When it comes to photography, there are so many rules or guidelines you can find on the Internet. Some rules are very technical in nature, and some are written for the folks with gigantic camera.
Whether you are using a DSLR, a compact camera or an iPhone; or you are using Sony, Nikon, or Canon; you should consider these three rules before and during the time you hold up the camera to your eyes.
Honor the Rule of Thirds (the golden rule)
The Rule of Thirds is my #1 rule for a reason: it prevents you from taking the absolute bad pictures (yes, bad pictures do exist). It goes something like this: If you divide your camera’s viewfinder into thirds – horizontally or vertically – then place the subject of your image on one of the four cross- points, as illustrated below, it made the image more interesting.
Very often, the image is dramatic, and it calls for the view’s attention on the subject. That’s not saying having the subject in the middle of your photo isn’t interesting – it can be, depending on the subject or the story told.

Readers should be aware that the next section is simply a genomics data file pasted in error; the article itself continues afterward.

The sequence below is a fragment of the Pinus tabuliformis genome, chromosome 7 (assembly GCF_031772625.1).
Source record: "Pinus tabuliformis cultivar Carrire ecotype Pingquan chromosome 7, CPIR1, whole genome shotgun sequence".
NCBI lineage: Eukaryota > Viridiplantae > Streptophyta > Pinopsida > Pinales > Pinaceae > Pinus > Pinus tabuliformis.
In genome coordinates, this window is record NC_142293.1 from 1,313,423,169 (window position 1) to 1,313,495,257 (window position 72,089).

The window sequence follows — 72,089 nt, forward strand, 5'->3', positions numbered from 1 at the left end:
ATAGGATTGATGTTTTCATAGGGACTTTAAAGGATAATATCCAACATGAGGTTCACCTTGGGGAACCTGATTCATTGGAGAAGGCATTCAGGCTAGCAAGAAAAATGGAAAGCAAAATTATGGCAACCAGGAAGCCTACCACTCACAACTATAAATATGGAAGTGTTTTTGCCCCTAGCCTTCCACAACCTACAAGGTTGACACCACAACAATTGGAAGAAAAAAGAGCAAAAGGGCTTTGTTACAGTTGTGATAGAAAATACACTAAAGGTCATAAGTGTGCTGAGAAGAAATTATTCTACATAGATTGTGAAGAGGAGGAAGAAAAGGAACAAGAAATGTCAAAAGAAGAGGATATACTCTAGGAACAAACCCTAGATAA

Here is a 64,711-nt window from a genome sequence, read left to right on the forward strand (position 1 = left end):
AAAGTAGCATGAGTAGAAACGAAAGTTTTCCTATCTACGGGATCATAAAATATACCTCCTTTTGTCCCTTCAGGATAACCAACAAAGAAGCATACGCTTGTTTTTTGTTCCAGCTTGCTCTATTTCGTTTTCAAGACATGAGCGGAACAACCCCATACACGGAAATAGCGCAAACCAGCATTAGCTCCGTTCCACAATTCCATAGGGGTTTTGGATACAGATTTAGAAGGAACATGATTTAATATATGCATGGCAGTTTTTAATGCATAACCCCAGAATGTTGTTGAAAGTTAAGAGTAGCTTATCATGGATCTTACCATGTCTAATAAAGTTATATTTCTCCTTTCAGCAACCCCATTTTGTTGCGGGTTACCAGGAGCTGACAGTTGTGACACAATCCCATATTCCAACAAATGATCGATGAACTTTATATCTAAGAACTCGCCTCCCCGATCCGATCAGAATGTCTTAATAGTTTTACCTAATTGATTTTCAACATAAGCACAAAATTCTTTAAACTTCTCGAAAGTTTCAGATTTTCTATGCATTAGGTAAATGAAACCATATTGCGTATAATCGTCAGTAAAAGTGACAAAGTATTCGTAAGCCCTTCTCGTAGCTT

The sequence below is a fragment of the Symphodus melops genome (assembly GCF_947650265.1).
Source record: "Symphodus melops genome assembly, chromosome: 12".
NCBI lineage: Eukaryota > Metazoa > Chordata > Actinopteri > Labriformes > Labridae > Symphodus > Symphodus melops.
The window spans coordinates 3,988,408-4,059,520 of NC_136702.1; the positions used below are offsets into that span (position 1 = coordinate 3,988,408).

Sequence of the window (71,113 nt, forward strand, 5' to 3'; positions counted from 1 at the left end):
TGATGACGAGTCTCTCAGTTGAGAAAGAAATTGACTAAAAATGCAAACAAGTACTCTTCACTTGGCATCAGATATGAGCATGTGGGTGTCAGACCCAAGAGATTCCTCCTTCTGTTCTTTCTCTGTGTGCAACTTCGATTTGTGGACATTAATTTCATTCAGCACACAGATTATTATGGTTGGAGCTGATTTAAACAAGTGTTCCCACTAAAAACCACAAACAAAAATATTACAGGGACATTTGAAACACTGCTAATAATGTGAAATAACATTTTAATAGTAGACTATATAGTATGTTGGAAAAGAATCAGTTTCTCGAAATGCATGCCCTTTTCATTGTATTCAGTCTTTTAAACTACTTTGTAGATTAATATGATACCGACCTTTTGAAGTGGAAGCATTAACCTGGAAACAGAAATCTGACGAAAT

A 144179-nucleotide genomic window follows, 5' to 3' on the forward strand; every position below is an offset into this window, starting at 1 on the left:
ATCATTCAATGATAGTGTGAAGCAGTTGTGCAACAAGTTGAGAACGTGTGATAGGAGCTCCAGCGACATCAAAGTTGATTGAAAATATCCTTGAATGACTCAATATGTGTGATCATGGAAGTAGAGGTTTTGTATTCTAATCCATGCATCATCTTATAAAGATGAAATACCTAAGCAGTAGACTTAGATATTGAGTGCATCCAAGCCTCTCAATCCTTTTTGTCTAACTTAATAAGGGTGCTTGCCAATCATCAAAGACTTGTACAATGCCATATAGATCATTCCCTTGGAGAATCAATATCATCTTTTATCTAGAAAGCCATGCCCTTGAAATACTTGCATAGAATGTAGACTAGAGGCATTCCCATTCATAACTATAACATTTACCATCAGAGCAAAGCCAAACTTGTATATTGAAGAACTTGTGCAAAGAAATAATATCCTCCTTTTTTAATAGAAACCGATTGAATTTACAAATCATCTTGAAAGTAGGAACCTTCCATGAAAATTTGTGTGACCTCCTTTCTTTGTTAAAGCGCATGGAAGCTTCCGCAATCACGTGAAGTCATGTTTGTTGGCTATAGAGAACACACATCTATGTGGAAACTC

One of the common practices is to place you horizon on the bottom third or top third of the image which will drastically change your view about your landscape image.
Use Pattern and Shape
Patterns and shapes add interest, symmetry, and focus to an image. The patterns and shapes can occur naturally (snowflakes, frost on a limb, cracks on a frozen river), or they can be man-made (building, rice field, display rack). Find patterns and shapes with the most interesting line and colors; and sometime, less is better.
Framing a scene focuses the viewer’s eye on a particular point or subject within the image; it adds emphasis to the image. A “frame” can be anything from a window or door, to a goofy hand gesture. And it doesn’t have to be a complete frame. As you see in my photos below, I framed the lit Eiffel Tower with the base structure, and yet it helps to frame that entire image and focus your eye even more so upon the subject.
I will share additional travel photo tips and tricks as you embark with us on this blog. Happy Shooting!